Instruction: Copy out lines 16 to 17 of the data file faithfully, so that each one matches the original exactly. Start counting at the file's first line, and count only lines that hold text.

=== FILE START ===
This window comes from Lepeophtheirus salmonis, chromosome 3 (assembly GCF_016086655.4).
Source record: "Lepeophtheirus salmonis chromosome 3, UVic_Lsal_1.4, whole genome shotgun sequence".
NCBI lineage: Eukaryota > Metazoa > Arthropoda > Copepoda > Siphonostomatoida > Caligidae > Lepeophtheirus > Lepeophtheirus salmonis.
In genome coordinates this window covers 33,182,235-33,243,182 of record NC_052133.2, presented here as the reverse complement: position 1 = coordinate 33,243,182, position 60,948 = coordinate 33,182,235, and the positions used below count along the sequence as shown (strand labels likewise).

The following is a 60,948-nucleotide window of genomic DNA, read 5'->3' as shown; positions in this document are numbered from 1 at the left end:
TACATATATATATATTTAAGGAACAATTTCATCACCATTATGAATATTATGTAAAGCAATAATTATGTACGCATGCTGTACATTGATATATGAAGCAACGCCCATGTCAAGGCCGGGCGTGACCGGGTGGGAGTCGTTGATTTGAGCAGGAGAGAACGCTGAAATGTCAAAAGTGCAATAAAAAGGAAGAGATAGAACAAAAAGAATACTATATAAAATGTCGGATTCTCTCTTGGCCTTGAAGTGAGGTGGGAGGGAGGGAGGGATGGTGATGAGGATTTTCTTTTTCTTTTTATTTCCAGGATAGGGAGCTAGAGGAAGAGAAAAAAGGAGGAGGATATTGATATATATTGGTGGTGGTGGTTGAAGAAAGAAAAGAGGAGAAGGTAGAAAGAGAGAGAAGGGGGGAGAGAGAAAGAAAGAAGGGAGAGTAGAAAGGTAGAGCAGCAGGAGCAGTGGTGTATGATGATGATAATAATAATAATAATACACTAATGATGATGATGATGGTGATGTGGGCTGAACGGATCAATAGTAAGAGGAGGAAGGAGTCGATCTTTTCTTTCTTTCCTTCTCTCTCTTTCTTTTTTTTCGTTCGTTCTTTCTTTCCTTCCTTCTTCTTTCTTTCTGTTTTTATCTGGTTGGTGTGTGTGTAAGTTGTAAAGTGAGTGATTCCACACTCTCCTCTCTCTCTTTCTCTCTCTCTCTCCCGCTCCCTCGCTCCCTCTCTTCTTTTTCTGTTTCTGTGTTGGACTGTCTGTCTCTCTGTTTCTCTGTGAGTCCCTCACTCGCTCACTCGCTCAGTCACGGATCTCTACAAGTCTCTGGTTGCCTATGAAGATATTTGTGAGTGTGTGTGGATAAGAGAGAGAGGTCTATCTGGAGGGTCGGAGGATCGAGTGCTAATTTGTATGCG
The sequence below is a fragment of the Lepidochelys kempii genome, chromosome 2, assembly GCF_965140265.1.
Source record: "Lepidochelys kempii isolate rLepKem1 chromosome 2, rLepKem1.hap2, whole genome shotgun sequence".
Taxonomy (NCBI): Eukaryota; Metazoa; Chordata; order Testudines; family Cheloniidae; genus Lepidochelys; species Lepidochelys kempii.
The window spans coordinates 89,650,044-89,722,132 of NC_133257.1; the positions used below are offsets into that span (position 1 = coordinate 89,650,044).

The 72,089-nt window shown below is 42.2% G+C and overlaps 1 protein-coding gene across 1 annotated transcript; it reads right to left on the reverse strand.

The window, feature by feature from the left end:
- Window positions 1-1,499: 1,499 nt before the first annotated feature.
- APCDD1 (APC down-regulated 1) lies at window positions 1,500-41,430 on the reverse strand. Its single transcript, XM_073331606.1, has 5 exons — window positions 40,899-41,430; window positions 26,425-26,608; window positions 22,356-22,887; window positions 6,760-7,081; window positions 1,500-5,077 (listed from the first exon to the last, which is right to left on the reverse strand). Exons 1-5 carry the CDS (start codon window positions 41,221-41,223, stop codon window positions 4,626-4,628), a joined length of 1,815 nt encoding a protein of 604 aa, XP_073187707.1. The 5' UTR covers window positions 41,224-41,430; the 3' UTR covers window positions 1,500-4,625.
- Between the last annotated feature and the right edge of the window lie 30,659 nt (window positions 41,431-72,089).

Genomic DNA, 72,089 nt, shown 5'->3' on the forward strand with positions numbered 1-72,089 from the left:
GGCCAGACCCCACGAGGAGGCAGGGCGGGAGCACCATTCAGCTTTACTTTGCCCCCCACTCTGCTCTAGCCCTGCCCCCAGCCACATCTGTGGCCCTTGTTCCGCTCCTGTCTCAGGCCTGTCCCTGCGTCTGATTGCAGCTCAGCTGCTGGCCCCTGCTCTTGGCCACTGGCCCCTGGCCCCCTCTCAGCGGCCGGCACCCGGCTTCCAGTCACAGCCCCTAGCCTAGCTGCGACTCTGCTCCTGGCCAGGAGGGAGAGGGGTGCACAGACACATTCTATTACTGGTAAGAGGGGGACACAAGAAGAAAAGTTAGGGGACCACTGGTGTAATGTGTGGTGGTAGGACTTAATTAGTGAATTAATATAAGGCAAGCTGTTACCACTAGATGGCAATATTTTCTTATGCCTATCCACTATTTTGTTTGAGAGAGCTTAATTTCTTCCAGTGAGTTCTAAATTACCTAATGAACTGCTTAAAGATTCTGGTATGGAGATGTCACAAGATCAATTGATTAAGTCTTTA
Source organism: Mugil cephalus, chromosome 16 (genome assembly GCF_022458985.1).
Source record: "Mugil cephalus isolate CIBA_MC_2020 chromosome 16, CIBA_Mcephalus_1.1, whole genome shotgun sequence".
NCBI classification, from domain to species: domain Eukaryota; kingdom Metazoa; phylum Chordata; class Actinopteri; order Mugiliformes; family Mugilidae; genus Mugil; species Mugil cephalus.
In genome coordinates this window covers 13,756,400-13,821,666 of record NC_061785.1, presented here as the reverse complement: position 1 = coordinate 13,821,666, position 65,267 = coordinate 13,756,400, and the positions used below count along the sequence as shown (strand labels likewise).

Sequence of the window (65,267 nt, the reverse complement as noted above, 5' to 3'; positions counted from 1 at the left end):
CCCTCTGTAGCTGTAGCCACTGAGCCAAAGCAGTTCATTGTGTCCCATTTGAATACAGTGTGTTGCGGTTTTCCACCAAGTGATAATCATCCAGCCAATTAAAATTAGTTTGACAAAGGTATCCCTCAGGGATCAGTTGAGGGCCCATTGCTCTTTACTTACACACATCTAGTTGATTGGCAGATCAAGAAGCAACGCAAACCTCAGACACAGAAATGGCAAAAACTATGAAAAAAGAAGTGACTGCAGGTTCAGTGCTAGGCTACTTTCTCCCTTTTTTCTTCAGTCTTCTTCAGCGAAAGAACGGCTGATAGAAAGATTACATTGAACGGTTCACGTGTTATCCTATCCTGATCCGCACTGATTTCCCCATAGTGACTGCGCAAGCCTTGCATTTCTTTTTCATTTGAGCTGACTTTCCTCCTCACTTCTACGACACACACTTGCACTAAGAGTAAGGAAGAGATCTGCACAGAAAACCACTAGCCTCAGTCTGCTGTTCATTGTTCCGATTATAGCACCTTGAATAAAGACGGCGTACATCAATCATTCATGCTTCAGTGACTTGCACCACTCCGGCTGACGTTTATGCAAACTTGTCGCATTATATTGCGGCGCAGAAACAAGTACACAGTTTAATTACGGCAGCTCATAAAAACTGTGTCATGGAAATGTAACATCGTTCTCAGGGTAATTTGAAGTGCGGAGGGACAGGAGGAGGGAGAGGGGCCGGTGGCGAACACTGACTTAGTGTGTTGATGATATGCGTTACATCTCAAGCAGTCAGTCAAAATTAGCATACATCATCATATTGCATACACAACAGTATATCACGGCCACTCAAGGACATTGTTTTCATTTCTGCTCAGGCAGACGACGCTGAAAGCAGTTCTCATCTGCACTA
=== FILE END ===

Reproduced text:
Genomic DNA, 72,089 nt, shown 5'->3' on the forward strand with positions numbered 1-72,089 from the left:
GGCCAGACCCCACGAGGAGGCAGGGCGGGAGCACCATTCAGCTTTACTTTGCCCCCCACTCTGCTCTAGCCCTGCCCCCAGCCACATCTGTGGCCCTTGTTCCGCTCCTGTCTCAGGCCTGTCCCTGCGTCTGATTGCAGCTCAGCTGCTGGCCCCTGCTCTTGGCCACTGGCCCCTGGCCCCCTCTCAGCGGCCGGCACCCGGCTTCCAGTCACAGCCCCTAGCCTAGCTGCGACTCTGCTCCTGGCCAGGAGGGAGAGGGGTGCACAGACACATTCTATTACTGGTAAGAGGGGGACACAAGAAGAAAAGTTAGGGGACCACTGGTGTAATGTGTGGTGGTAGGACTTAATTAGTGAATTAATATAAGGCAAGCTGTTACCACTAGATGGCAATATTTTCTTATGCCTATCCACTATTTTGTTTGAGAGAGCTTAATTTCTTCCAGTGAGTTCTAAATTACCTAATGAACTGCTTAAAGATTCTGGTATGGAGATGTCACAAGATCAATTGATTAAGTCTTTA